BDRTimes.riken.jp is RIKEN BDR’s online news site for people who are interested in science. It features recent progress in BDR’s research, interviews of BDR researchers, and overview of outreach events.
This time we have Dr. Yousuke Ohno, who works on the design of MDGRAPE, a computer specialized for running molecular dynamics simulations. If you really think about it, the development of MDGRAPE has been going on since before 1990, which was around the time when Windows 3.1 was finally released. Looking back now, isn’t it […]
A blue sun?
This is an aggregate of neural stem cells and the outflow of these cells from the aggregate. At high densities, neural stem cells align their elongated shapes and radially crawl out of the aggregate. Their weak clockwise cell motility becomes accentuated at the collective migration level, resulting in the appearance of a spiral formation that is visible to the naked eye.
A childcare facility situated on RIKEN premises specifically for use by RIKEN employees. Both research and administrative staff are eligible to use the childcare services.
How to regulate protein intake, cells that sense mechanical forces, the possibility of regenerative medicine for the heart, and hormones make fathers.—Research highlights articles and press releases between July and October 2022.
A maze and a cave?
This is a heart of a newborn opossum (red). Opossums are marsupials, like kangaroos. Their hearts retain the ability to regenerate for at least two weeks after birth, which is the longest reported to date in mammals. The green cells are those currently proliferating.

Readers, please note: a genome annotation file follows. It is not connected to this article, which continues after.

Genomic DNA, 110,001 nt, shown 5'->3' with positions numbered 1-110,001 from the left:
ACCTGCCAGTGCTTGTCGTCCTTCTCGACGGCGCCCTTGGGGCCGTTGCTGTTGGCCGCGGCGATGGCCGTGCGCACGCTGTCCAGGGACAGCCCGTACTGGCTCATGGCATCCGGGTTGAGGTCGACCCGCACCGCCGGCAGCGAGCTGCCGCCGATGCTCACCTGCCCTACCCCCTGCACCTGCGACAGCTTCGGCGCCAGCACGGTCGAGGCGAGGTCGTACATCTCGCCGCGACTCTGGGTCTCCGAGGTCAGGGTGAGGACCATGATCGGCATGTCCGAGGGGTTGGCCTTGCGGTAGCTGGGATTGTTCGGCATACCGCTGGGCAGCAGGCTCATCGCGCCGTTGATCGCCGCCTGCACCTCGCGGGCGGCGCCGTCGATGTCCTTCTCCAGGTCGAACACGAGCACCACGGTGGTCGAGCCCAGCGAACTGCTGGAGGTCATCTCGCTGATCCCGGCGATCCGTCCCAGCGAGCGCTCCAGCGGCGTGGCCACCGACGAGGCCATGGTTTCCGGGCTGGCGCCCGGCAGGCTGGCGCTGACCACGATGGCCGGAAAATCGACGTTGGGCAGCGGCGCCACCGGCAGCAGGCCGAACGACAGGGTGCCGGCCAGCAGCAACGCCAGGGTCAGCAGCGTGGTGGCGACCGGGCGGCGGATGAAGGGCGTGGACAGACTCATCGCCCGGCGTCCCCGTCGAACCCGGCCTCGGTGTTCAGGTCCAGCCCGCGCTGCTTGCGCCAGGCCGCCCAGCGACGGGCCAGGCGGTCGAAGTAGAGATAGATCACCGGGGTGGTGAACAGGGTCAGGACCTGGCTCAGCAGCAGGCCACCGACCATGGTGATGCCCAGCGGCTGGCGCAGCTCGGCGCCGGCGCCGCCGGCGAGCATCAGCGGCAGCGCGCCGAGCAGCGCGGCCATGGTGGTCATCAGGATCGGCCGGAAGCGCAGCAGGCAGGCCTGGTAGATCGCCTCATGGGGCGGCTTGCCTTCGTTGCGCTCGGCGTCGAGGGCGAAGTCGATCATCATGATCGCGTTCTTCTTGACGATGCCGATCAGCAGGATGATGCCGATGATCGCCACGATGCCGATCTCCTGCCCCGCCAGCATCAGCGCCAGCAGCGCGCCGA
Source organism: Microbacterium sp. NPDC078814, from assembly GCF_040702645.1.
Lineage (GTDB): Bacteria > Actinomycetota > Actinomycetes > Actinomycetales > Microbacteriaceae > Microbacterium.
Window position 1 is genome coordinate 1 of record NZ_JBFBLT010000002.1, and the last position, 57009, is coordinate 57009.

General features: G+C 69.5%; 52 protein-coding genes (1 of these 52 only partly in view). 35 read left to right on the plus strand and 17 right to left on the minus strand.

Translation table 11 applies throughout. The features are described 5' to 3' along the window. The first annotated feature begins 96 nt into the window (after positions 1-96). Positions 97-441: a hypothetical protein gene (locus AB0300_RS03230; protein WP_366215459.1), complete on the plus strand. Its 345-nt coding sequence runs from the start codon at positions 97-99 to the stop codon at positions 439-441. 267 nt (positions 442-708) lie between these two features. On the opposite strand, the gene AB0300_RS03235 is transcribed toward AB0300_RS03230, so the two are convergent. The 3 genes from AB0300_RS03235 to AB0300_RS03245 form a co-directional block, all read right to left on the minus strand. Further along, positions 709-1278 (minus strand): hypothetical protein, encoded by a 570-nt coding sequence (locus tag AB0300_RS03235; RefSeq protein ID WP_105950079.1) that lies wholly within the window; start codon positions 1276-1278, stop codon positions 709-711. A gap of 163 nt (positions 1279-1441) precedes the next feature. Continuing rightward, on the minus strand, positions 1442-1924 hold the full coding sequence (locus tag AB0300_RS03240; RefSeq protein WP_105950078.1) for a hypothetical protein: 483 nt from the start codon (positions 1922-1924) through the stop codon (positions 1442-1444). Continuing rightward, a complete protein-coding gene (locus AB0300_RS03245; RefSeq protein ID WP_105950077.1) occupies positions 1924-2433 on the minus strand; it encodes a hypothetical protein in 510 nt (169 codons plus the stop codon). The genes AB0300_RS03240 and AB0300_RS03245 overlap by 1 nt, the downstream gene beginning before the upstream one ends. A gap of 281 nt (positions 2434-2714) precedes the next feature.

The Laboratory for Neuroepitranscriptomics was launched in April 2021 and is headed by Team Leader Dan Ohtan Wang. Originally from China, Dr. Wang first came to Japan as a high school student on a short-term exchange program, and then later returned to attend the Tokyo Institute of Technology for her undergraduate and …
Robotic AI, cell death in darkness, molecular pumps and receptors, microbiota and Palaeospondylus. Research highlights articles and press releases between March 2022 to June 2022
The Quantitative Biology Buildings consist of two buildings, A and B, between which there is a greenery-filled courtyard. The path winding through the courtyard is adorned with hedges of azaleas.
The person who I interviewed this time is Dr. Daisuke Ohtsuka, who works in the Laboratory for Developmental Morphogeometry, one laboratory at the BDR that is headed by a team leader with a non-biology background. I thought our conversation might include a lot of references to numbers and mathematical formulas, but as Dr. Ohtsuka himself […]
Team Leader Fumiaki Obata joined RIKEN BDR in April 2021 from his former post at The University of Tokyo to lead the new Laboratory for Nutritional Biology. He first began working with fruit flies,
The Akashi Kaikyo Bridge connects the Honshu mainland (right) to Awaji Island (left) and is located across the sea approximately 18 km away from the Kobe Campus. At 3,911 meters long, it is the second longest suspension bridge in the world. The cape in the foreground extending from the right is where the ancient port of Kobe, Owada no tomari, is said to have been located.